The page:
My 3D printed omni-directional mechanum wheels for Ghost the inMoov

I've made 4 of these, from ABS, with the Flashforge 3D printer and hope to make them work on my inmoov, 'Ghost'.  

Perhaps I might have to reinforce the centres with metal washers or similar to prevent them being damaged.  I think I will have to add weight to the inMoov base to prevent tipping as the completed inmoov is quite heavy. This will no doubt add further stress to the wheels.  There are 8 bearings around the outside of each wheel to enable the conical sections to turn. It remains to be seen if the wheels will be strong enough but I feel that they will be okay on smooth surfaces.  

And here's a pic of what Ghost looks like now, with his Adafruit Trinket-controlled neo-pixel ring, finger-tip sensors and his new shoulder and upper chest covers. 

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juerg's picture

Hi Humanoid Your bot looks

Hi Humanoid

Your bot looks great! Did you recreate the head parts yourself? Did that once too to get rid of all the screws. Have you added rubber rings to the fingers?

Not sure about your wheels. Mine have a 15 cm diameter and 14 rolls per wheel. I have 1 12 Volt and 1 6V battery in the bottom of my cart and the base is 36*40cm (middle of the wheels) and its built with aluminum profiles. The wheels are mounted on the motor axis and the motors attached to the alu-frame. Total weight  of cart and bot might be close to 50 kg, so about 13 kg per wheel. Not sure whether your ABS wheels will  provide enough friction to do all the movements. To use it on carpet the motors will need to be very strong as the rolls sink into the material. I would select faster motors on second thought but it will need software control for smooth acceleration, course changes and breaking.

And I run into problems using the motor driver shields and the pins as some of them get used/blocked by the shields. You can see the list of HW I used in my YouTube video comments.

Keep it going!


Humanoid's picture

Ghost bot bits

Hi Juerg, 

The finger-tips have sensors in them. The black in the finger-tips is the conductive foam which compresses against the little copper triangles when the tips move. Marten and Gael's design, I believe. They were very fiddly to do. I am waiting for a SIP resistor to arrive from Germany to get them working. I'm planning different sensors for the left hand, using other conductive materials.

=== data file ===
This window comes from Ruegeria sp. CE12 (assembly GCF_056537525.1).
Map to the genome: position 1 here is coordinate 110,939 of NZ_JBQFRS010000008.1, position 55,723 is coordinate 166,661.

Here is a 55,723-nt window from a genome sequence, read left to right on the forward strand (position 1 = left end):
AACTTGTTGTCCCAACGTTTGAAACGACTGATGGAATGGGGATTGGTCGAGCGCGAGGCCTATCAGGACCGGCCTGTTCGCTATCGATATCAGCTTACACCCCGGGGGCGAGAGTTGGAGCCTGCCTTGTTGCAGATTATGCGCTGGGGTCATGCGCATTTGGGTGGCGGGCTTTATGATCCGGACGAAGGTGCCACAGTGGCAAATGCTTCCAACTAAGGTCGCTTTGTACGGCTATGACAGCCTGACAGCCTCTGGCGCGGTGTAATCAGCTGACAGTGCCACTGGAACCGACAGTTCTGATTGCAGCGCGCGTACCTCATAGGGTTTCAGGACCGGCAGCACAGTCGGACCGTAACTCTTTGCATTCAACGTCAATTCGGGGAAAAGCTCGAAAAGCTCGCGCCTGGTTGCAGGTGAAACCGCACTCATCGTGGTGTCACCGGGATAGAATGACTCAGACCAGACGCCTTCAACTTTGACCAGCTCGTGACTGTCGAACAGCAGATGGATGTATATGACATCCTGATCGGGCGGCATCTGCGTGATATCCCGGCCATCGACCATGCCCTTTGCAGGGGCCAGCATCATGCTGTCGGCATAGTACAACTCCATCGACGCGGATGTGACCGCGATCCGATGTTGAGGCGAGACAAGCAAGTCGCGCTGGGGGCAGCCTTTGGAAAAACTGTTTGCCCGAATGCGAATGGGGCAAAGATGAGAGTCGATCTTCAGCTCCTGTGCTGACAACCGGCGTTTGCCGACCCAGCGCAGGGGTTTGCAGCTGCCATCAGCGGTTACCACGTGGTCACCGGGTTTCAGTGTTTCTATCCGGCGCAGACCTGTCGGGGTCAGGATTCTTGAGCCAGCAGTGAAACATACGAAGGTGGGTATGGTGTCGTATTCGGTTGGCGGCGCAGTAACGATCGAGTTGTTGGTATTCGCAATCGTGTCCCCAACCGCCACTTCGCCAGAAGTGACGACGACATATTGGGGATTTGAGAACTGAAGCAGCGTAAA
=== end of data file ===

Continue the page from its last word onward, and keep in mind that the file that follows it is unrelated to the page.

My new head has a lot less parts. I found the 1-part face without holes on Thingiverse. The skull is in 3 parts (I hate skull gaps) with only 6 screws altogether.  That way I get quick access to the whole inside skull without dramas and without removing the lower back skull which holds the ear surrounds in place permanently. I joined the parts with acetone and filled the screw holes and disguised the joins with fine white gap filler which dries invisibly and sanded it with fine sand paper.  The face is connected to the skull with magnets in four places so I can remove it in seconds for access to the front of the inside head. That way I don't need screws.

My mechanum wheels are similar to Markus' but much smaller.  They cost only a few dollars and were fun to make and if they are not strong enough I'll use them for another wheely-bot.  They seem stronger than I thought they'd be though your super bought ones are much better.  There's no way mine would run on carpet without toppling over.  

Your elevator system is amazing. I don't think I'll be doing anything that high-tech.  I can see how the extra weight requires stronger motors and wheels.  I like the servos on the front.  I assume you are using ultra-sonic sensors on there to stop him banging into things.  It's a cool set-up.  I have that set-up on a wheely-bot and was considering doing that but I thought I might try with the PIR sensor first.  I low-height sensor is a good idea to avoid Ghost falling flat on his face! 

I'd really like to use Gael's leg stls and figure out something temporary with those - like roller skates!!  (I'm only half-joking there).  I wish he'd post them 'cause they look awesome. 

I thought I'd just use an L298N motor driver at first. It was about 3 bucks on ebay. I might even throw a spare Raspberry Pi in the base. 

It's all trial and error here but it's all good fun. 


-Annie (Humanoid) 

juerg's picture

I have a mega in the base and

I have a mega in the base and I use the adafruit 4 motor shield for the motors. With the servos and the sensors I used up all the analog pins.

A raspi might be a bit bored with only the base to control

I currently control the cart with a joystick which is rather easy to implement.

I will need to make ImMoov be able to send commands to the base on its own over a serial line. In Markus's software he already has added interpretation of commands over the serial port.

juerg's picture

you are from Melbourne,

you are from Melbourne, right? It looks like some others from there are building InMoovs (from the map of builders). Ever met one of them?


Humanoid's picture

No, I'm from here.


No, I'm from here. The triffids were invading that night, though.

I don't know any other inMoovers in Australia. There probably aren't too many of us.

juerg's picture

if you scroll down on the

if you scroll down on the main page of you see a map. It's a bit outdated as currently no new entries can be made. but you should at least have one close by.

Looks like a fun night.

Spent once (about 15 years ago) a month in Terrigal right on the beach.

GroG's picture


Great Build Humanoid .. very impressive !
Nice color combo .. really excellent quality ...  Kudos !

and even your nails match with InMoov too ;)


wkinne's picture

looks sweet

are you sharing the stl files?